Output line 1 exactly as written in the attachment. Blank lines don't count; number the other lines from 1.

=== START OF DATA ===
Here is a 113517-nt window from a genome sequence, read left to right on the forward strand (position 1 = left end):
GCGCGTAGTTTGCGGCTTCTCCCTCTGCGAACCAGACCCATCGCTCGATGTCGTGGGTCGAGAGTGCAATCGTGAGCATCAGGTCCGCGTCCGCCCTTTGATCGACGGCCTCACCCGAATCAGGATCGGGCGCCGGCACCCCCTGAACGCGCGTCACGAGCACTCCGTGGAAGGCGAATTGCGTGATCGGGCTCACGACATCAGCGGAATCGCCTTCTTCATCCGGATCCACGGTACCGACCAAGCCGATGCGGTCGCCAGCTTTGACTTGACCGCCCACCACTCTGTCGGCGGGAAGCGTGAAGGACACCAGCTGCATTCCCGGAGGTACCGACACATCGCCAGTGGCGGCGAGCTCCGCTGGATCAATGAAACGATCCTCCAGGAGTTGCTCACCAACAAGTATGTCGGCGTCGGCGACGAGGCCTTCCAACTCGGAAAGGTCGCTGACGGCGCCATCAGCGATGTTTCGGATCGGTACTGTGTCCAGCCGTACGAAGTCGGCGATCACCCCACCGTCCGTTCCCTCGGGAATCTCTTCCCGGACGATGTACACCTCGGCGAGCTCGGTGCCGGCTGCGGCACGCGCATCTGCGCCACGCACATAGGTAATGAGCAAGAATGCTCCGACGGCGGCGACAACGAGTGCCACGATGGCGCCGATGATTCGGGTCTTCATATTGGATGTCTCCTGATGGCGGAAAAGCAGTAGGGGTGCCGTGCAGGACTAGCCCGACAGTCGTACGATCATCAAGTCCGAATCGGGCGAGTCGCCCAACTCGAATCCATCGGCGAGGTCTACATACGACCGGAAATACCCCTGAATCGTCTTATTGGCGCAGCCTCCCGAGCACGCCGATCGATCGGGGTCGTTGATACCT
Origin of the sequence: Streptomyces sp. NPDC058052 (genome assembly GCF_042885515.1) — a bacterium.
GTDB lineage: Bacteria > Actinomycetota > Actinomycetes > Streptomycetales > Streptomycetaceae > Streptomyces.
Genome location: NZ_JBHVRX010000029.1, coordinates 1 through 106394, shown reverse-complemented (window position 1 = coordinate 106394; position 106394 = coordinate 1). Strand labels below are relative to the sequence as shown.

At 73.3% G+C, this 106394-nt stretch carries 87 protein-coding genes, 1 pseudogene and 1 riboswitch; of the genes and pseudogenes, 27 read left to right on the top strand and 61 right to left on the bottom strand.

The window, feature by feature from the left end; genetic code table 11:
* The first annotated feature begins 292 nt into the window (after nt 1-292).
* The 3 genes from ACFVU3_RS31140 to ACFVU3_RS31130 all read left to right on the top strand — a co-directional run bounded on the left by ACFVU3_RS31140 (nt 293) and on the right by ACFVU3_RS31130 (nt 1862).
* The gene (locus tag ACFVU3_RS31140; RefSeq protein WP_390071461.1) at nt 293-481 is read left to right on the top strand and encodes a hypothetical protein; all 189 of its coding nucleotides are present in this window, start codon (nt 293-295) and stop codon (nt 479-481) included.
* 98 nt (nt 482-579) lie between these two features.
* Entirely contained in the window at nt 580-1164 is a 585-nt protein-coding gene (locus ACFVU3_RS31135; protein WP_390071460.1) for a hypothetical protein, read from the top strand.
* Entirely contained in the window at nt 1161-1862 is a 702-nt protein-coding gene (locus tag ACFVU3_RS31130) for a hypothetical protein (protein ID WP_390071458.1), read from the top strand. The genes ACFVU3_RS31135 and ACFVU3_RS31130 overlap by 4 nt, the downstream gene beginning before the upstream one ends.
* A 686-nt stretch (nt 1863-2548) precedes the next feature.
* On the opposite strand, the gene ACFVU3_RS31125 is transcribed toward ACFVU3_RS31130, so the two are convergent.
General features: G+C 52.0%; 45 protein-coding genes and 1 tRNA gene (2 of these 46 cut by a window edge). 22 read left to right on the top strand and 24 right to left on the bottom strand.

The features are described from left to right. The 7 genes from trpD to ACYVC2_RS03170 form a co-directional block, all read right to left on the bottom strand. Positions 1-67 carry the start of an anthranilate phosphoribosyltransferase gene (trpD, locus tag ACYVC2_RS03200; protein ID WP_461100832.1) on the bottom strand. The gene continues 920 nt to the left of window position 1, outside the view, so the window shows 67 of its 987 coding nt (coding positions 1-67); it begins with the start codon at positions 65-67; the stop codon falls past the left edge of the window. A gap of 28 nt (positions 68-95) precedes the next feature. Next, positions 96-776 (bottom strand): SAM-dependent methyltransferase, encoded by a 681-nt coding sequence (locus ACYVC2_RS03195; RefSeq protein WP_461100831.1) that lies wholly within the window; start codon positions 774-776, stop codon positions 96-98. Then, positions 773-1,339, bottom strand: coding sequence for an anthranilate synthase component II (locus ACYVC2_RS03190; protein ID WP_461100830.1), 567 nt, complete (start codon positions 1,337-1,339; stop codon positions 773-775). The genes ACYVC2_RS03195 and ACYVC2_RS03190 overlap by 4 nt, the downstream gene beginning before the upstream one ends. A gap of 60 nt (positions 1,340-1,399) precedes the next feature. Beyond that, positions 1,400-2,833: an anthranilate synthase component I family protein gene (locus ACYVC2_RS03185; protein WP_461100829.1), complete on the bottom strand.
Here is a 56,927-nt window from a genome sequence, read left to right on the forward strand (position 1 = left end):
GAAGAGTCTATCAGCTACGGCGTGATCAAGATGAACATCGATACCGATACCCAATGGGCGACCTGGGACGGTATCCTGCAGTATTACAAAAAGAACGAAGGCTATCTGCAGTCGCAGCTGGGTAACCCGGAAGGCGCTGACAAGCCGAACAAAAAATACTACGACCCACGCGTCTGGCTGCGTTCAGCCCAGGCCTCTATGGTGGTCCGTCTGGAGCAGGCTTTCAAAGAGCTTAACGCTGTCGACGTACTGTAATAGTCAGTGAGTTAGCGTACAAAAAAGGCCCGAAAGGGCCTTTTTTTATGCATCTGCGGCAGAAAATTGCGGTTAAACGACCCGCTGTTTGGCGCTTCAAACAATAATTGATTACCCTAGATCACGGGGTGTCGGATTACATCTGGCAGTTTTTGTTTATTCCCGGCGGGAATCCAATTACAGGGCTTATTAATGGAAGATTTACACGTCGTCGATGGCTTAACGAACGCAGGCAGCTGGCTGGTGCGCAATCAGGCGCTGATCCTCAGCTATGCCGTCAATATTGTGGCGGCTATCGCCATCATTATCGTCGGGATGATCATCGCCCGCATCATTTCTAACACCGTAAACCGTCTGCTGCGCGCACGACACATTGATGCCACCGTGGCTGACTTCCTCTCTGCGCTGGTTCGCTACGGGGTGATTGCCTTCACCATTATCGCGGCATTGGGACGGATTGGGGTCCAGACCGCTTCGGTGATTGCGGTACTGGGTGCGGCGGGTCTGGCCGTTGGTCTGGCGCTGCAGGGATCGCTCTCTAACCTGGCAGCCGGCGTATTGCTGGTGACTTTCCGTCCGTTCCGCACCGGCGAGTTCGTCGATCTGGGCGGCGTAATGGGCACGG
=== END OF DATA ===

Here is a 113517-nt window from a genome sequence, read left to right on the forward strand (position 1 = left end):